Need Tickets? The Massachusetts Lottery Is Unloading Tickets
State Treasurer Tim Cahill blew our minds today by announcing that he’s giving up the scores of primo tickets the lottery gets for local sporting events because the value of the tickets is too great a reward for high-performing lottery agents.
“When you’re getting people to spend $25,000 [each] for Celtics playoff tickets, it doesn’t seem right for us to control any of those,” Cahill said. “We’re a public agency, I’m an elected official.”
On Beacon Hill, politicians must be scratching their heads and saying, “Huh? Access to great sports tickets is half the reason we got into this business.”
But in all seriousness, Tim, we don’t care that you have the tickets. We just want you to share them with us.
Remember how we said yesterday that part of our plan to weather this economic mess is to play the lottery? If Cahill created a special game to unload the agency’s stash of Red Sox tickets, we’d view spending a few bucks in the hopes of acquiring some great seats for the playoffs as a wise investment. Since the Red Sox didn’t pick our name in the ALDS ticket lottery, our luck is bound to change. (Right?)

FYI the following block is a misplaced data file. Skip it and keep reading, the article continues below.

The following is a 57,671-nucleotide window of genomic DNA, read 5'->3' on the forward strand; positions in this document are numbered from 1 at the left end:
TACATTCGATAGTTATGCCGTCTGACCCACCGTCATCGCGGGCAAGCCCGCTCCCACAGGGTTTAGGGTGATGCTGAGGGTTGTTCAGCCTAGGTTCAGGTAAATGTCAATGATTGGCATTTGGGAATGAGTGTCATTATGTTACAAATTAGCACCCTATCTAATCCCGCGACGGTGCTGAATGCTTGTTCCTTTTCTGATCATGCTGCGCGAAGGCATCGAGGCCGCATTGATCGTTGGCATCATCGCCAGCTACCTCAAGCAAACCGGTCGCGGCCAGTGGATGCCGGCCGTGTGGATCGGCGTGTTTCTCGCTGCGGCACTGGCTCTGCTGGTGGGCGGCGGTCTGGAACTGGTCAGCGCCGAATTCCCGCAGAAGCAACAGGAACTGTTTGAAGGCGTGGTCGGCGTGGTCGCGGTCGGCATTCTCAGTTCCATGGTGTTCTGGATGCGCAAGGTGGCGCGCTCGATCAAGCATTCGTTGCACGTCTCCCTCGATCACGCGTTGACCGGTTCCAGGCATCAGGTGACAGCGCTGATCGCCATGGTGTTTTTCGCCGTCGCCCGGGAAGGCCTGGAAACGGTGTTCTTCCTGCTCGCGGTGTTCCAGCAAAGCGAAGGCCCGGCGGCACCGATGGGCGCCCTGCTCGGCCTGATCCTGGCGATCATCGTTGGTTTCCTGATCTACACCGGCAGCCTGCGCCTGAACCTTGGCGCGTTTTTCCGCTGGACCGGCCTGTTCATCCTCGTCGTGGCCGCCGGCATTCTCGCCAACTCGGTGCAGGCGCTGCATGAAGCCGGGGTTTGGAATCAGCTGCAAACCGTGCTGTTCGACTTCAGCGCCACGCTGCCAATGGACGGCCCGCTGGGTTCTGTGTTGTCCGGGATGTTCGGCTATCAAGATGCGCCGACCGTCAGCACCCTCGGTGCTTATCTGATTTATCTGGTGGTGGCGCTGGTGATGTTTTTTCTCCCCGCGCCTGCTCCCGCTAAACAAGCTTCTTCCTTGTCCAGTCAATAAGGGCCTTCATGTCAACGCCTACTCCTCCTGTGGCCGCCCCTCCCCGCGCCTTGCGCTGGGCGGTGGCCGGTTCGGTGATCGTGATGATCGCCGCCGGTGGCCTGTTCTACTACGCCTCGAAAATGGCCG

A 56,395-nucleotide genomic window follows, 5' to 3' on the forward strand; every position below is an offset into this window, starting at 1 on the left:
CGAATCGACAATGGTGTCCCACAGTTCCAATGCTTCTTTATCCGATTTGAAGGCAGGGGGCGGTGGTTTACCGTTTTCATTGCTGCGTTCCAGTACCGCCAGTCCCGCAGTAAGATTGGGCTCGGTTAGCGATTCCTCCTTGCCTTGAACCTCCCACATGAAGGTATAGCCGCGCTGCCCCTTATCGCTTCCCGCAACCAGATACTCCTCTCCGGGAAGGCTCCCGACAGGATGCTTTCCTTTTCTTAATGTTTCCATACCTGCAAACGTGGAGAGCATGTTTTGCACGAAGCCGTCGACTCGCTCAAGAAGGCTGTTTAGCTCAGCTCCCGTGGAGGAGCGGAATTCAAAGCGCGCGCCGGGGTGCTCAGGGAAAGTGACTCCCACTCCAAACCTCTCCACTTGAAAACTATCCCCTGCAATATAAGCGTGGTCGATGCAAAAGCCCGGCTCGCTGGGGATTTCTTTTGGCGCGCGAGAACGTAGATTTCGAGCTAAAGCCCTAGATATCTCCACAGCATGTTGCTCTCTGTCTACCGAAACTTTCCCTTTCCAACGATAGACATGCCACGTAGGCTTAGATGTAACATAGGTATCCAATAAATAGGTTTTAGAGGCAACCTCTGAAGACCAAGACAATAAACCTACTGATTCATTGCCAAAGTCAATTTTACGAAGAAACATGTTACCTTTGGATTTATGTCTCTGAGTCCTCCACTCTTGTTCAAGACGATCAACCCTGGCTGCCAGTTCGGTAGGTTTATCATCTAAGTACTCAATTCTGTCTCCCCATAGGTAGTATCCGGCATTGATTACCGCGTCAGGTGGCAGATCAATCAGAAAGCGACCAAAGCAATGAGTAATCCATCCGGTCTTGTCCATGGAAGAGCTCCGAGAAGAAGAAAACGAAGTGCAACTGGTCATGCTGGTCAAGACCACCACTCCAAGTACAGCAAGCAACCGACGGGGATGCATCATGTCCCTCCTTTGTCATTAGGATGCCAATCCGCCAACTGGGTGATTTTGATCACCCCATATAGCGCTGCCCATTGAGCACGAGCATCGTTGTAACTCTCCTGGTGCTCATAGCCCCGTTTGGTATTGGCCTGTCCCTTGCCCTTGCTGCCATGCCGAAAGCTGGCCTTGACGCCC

While not everyone who plays the game would get tickets, everyone would win. The unwashed masses would have a chance at great seats. Cahill eliminates any appearance of impropriety. And perhaps his buddies at Scientific Games can print up the tickets, so Cahill can get some more donations for his campaign coffers.